The pandemic utility shutoff moratorium expired in October. Here’s how to get utility assistance in DC

Picture of a running sink.

Photo by Imani on Unsplash

The week after Mayor Muriel Bowser’s administration abruptly stopped accepting applications for the STAY D.C. rent and utility assistance program on Oct. 27, the D.C. Council passed a bill to help protect city residents facing utility cutoffs and evictions because of financial hardships during the ongoing COVID-19 pandemic.

The Tenant Safe Harbor Emergency Amendment Act of 2021, which is currently under mayoral review with a Dec. 13 deadline, comes as city lawmakers and other officials grow increasingly concerned about the welfare of residents who continue to face financial hardships and may have to reckon with paying off overdue utility bills this winter. Council members hope the reprieve will provide time for eligible D.C. residents to seek help through a variety of assistance programs.

If enacted, the Safe Harbor legislation will provide tenants with new protections to use for defense in eviction cases due to unpaid rent, and prevent utility companies from shutting off service for customers due to lack of payment under a range of qualifying scenarios. These include situations where customers might owe less than $600 or have entered into payment agreements with the company.

Residents participating in programs such as Supplemental Nutrition Assistance Program (SNAP) and Temporary Assistance for Need Families (TANF) would also be protected from disconnections under the bill.

The previous moratorium on utility cutoffs — which the D.C. Council put in place for the duration of the public health emergency declared by the mayor at the onset of the COVID-19 pandemic — expired on Oct. 12. Two days later, Bowser announced that the District was on track to spend all of its federally allocated STAY D.C. funds and would soon stop accepting applications for the program. Both the Bowser administration and D.C. Council members are calling on the federal government to provide the District with more funds once they become available because other states have not distributed their original allocations.

Of the $34 million in requests for utility assistance received by STAY D.C., $9.6 million had been awarded as of Nov. 12, according to a report from the D.C. Department of Human Services. The average amounts provided to individual recipients were $529 for gas, $861 for electricity, and $1,054 for water.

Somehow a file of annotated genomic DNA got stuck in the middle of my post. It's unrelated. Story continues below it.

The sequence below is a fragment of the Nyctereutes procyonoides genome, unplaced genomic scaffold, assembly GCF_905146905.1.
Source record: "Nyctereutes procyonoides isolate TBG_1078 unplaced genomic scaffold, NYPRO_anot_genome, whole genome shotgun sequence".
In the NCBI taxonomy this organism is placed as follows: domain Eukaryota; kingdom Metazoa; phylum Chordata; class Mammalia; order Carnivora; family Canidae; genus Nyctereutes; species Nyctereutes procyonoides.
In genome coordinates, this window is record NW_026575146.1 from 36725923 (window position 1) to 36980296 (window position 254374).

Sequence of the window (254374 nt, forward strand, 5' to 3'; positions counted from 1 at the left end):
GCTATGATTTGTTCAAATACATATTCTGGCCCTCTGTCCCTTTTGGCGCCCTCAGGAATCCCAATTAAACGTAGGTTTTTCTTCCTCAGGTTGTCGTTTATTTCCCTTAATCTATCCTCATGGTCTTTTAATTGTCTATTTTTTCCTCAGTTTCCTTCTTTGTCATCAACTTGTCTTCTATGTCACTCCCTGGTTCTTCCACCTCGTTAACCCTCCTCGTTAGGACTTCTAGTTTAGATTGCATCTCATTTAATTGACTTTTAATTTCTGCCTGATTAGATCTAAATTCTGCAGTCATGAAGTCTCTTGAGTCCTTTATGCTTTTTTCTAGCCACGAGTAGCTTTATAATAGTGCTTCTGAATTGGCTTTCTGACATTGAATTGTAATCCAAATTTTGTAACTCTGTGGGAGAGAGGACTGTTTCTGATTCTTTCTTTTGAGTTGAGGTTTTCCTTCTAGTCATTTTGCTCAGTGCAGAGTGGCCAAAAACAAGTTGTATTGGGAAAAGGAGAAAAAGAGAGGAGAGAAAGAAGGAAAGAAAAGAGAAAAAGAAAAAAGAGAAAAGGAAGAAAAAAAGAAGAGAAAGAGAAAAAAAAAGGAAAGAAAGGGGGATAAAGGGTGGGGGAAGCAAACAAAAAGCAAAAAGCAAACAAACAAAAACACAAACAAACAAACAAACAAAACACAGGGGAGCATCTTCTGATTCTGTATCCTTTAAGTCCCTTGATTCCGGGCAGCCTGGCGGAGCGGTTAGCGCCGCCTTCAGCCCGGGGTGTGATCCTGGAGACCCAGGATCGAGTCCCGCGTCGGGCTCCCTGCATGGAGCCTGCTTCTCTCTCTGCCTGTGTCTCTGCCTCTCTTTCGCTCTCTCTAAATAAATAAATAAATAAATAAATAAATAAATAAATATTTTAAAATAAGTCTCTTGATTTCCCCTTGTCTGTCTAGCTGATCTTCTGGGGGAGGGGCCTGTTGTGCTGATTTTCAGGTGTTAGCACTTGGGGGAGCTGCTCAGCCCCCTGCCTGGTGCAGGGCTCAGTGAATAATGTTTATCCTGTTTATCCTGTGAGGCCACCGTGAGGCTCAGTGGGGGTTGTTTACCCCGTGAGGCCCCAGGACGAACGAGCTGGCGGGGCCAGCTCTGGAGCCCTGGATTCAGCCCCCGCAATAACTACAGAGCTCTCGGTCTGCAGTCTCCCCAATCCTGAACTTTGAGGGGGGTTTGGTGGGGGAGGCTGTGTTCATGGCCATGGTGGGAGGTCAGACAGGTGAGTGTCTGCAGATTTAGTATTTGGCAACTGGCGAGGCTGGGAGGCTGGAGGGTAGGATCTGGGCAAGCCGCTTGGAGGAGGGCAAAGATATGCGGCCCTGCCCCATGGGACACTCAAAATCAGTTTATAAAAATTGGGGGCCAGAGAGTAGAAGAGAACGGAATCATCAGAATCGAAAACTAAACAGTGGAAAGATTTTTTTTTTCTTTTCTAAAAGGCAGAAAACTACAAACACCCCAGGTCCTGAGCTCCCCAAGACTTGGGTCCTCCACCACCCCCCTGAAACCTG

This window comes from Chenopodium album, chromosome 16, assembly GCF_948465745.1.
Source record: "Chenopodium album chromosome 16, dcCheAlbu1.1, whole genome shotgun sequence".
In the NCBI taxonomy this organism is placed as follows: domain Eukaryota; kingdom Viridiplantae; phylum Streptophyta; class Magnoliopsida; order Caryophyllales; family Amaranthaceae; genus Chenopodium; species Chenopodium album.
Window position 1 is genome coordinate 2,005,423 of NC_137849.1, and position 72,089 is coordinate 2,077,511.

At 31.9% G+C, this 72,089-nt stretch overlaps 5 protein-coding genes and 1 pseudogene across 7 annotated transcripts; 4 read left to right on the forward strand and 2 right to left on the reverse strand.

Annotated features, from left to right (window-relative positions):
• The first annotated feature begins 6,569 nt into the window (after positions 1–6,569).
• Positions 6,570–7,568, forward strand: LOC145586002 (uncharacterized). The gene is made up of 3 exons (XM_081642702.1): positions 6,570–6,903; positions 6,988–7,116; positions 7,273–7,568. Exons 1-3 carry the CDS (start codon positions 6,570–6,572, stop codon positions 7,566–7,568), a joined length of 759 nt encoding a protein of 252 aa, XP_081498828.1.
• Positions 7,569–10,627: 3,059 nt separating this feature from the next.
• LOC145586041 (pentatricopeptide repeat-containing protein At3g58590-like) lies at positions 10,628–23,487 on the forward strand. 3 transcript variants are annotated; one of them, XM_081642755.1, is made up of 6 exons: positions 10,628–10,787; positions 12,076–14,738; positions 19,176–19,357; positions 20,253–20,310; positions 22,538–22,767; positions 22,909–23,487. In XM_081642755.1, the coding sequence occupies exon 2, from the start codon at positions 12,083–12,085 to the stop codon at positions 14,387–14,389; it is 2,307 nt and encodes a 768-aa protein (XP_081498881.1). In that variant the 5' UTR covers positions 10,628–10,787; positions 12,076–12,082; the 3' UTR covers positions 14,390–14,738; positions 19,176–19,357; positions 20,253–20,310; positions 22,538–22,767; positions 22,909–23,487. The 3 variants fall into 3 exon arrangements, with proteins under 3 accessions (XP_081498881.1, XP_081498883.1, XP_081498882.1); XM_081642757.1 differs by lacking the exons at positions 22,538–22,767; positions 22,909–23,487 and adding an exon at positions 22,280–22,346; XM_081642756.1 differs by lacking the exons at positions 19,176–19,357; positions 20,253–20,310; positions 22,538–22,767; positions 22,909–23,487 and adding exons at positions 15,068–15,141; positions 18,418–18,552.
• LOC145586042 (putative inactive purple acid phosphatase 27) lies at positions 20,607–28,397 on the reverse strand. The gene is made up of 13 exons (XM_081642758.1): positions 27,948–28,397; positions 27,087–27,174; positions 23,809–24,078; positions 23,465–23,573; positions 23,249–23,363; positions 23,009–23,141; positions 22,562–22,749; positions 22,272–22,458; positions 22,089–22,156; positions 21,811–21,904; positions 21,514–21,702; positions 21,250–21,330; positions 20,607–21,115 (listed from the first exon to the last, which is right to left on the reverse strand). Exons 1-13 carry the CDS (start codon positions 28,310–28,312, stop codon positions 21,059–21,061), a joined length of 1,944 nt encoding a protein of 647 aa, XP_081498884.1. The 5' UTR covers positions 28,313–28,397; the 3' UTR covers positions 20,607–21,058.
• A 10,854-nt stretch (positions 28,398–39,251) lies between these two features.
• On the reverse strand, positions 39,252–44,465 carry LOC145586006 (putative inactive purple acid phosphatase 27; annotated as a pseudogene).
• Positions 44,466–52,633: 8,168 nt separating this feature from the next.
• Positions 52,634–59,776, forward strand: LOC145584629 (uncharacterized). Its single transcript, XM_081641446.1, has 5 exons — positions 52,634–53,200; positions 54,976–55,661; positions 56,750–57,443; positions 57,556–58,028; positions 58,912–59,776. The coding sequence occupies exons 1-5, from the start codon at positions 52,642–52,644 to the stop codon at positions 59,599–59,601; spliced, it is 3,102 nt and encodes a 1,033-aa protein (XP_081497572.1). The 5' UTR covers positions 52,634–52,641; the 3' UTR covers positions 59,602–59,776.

Whether the mayor approves the emergency legislation or not, there are a number of resources available for people seeking help to pay for their utilities and other expenses.

The DC Line and Street Sense Media contacted the Office of the People’s Counsel, the Public Service Commission, and the Department of Energy and Environment to learn how people facing economic difficulties can obtain assistance in paying their utilities. The OPC is an independent agency that is responsible for advocating for the rights of consumers of gas, phone, and electricity services in the city while the PSC is responsible for regulating those industries; OPC also has a division that advocates on behalf of DC Water customers. DOEE also administers various programs and services related to utility and energy use in the city.

I need help with my utilities. Who should I call?


    • You can always start with 311, the main point of access for city services. If a person is seeking assistance with their utilities and does not know where to turn, they can always pick up the phone and dial 311, according to Maurice Smith, the director of the Office of Consumer Services at the D.C. Public Service Commission. “Just in terms of facility, that might be the easiest, best route,” he said.
    • Residents can also reach out directly to the Public Service Commission at 202-626-5100 or the Office of the People’s Counsel at 202-727-3071 and speak to someone directly about their individual case.
    • D.C. also has a recently launched information portal called Front Door D.C. ( where residents can learn more about programs they might qualify for that subsidize their utility expenses.